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ARS Home » Plains Area » Grand Forks, North Dakota » Grand Forks Human Nutrition Research Center » Dietary Prevention of Obesity-related Disease Research » Research » Publications at this Location » Publication #124082


item Saari, Jack

Submitted to: International Society For Trace Elements Research In Humans
Publication Type: Abstract Only
Publication Acceptance Date: 9/15/2002
Publication Date: N/A
Citation: N/A

Interpretive Summary:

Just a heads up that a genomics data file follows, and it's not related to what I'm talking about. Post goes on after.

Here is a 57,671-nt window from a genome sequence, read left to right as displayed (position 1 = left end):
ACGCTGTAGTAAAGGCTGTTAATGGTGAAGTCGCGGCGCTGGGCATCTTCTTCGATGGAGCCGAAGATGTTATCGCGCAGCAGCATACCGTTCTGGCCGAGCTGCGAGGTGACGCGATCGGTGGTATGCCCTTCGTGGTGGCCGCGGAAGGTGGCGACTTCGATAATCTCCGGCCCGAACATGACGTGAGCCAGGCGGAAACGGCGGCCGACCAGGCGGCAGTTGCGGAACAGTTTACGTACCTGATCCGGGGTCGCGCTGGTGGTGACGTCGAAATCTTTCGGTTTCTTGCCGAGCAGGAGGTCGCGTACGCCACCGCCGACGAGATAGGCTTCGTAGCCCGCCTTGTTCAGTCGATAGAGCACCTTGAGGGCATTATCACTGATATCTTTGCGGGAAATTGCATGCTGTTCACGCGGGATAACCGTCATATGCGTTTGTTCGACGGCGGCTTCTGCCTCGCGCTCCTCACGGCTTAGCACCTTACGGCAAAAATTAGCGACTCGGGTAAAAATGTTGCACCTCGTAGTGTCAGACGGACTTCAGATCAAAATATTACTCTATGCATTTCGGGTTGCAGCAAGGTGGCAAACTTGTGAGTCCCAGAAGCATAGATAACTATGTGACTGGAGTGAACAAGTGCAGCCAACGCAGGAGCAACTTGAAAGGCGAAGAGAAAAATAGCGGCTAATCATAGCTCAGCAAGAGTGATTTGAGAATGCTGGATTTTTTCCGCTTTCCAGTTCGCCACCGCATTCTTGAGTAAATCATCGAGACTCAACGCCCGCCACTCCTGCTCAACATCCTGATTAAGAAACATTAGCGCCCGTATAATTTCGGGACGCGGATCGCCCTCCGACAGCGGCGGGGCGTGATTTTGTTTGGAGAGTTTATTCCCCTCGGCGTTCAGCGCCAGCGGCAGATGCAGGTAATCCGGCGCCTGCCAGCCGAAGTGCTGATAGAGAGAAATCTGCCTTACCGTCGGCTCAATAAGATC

Technical Abstract: Marginal copper (Cu) deficiency is difficult to study, in part because its effects may be small, but also because feeding of a deficient diet may not cause a discernable change in Cu status. The key to resolution of effects may be in the choice of Cu status index. In this study, liver Cu concentration, a commonly used index of Cu status, was compared with activity of ceruloplasmin (CP), a circulating Cu-dependent enzyme, and kidney Cu concentration for their utility in resolving effects of marginal Cu deficiency. Seventy male, weanling rats were fed diets containing, nominally, 0, 1.5, 3, 4.5 or 6 ug Cu/g of diet for 5 weeks. All three indices showed strong depression with severe deficiency (dietary Cu=0). The indices' abilities to statistically differentiate among adequate and marginal dietary Cu levels were in the order kidney Cu>liver Cu>CP. The three indices were plotted against six variables known to change with severe Cu deficiency: heart weight/body weight, hematocrit, red cell distribution width, neutrophil count, glycated hemoglobin and platelet count. Linear regression of points representing marginally-deficient rats showed that none of the variables showed significant regression with liver Cu, three showed significant regression with CP and three showed significant regression with kidney Cu. Regression coefficients with kidney Cu were always greater than those with CP. These findings indicate that kidney Cu is preferable to liver Cu as an index of Cu status in marginal deficiency and that linear regression is a possible way of testing for effects of marginal Cu deficiency, especially when effects are subtle.